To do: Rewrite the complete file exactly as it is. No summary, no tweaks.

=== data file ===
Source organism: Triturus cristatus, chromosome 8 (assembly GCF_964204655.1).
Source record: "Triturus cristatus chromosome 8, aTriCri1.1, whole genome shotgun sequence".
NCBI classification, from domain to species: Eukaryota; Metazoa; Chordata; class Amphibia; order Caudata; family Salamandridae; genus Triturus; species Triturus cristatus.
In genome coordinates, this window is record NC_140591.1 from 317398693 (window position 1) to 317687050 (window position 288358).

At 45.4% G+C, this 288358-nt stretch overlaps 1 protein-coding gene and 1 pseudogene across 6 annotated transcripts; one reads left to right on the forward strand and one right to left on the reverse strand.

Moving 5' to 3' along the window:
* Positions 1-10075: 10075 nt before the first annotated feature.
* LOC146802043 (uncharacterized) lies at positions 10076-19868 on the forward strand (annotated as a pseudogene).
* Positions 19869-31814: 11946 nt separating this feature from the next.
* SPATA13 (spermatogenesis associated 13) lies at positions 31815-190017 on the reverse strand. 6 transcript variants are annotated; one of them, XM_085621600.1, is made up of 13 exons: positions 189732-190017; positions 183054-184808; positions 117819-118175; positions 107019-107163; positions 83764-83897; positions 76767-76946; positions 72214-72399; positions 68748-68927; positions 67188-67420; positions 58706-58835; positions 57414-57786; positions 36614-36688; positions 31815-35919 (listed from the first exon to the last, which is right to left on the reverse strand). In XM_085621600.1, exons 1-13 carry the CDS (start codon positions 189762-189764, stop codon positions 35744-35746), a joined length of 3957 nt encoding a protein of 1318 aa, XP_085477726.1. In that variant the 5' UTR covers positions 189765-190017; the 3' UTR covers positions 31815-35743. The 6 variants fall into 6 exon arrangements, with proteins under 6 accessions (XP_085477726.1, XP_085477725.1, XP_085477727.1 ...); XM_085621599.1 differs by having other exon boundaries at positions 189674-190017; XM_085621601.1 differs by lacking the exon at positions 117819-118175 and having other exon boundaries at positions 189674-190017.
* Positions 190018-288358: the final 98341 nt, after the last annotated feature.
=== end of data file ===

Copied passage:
Source organism: Triturus cristatus, chromosome 8 (assembly GCF_964204655.1).
Source record: "Triturus cristatus chromosome 8, aTriCri1.1, whole genome shotgun sequence".
NCBI classification, from domain to species: Eukaryota; Metazoa; Chordata; class Amphibia; order Caudata; family Salamandridae; genus Triturus; species Triturus cristatus.
In genome coordinates, this window is record NC_140591.1 from 317398693 (window position 1) to 317687050 (window position 288358).

At 45.4% G+C, this 288358-nt stretch overlaps 1 protein-coding gene and 1 pseudogene across 6 annotated transcripts; one reads left to right on the forward strand and one right to left on the reverse strand.

Moving 5' to 3' along the window:
* Positions 1-10075: 10075 nt before the first annotated feature.
* LOC146802043 (uncharacterized) lies at positions 10076-19868 on the forward strand (annotated as a pseudogene).
* Positions 19869-31814: 11946 nt separating this feature from the next.
* SPATA13 (spermatogenesis associated 13) lies at positions 31815-190017 on the reverse strand. 6 transcript variants are annotated; one of them, XM_085621600.1, is made up of 13 exons: positions 189732-190017; positions 183054-184808; positions 117819-118175; positions 107019-107163; positions 83764-83897; positions 76767-76946; positions 72214-72399; positions 68748-68927; positions 67188-67420; positions 58706-58835; positions 57414-57786; positions 36614-36688; positions 31815-35919 (listed from the first exon to the last, which is right to left on the reverse strand). In XM_085621600.1, exons 1-13 carry the CDS (start codon positions 189762-189764, stop codon positions 35744-35746), a joined length of 3957 nt encoding a protein of 1318 aa, XP_085477726.1. In that variant the 5' UTR covers positions 189765-190017; the 3' UTR covers positions 31815-35743. The 6 variants fall into 6 exon arrangements, with proteins under 6 accessions (XP_085477726.1, XP_085477725.1, XP_085477727.1 ...); XM_085621599.1 differs by having other exon boundaries at positions 189674-190017; XM_085621601.1 differs by lacking the exon at positions 117819-118175 and having other exon boundaries at positions 189674-190017.
* Positions 190018-288358: the final 98341 nt, after the last annotated feature.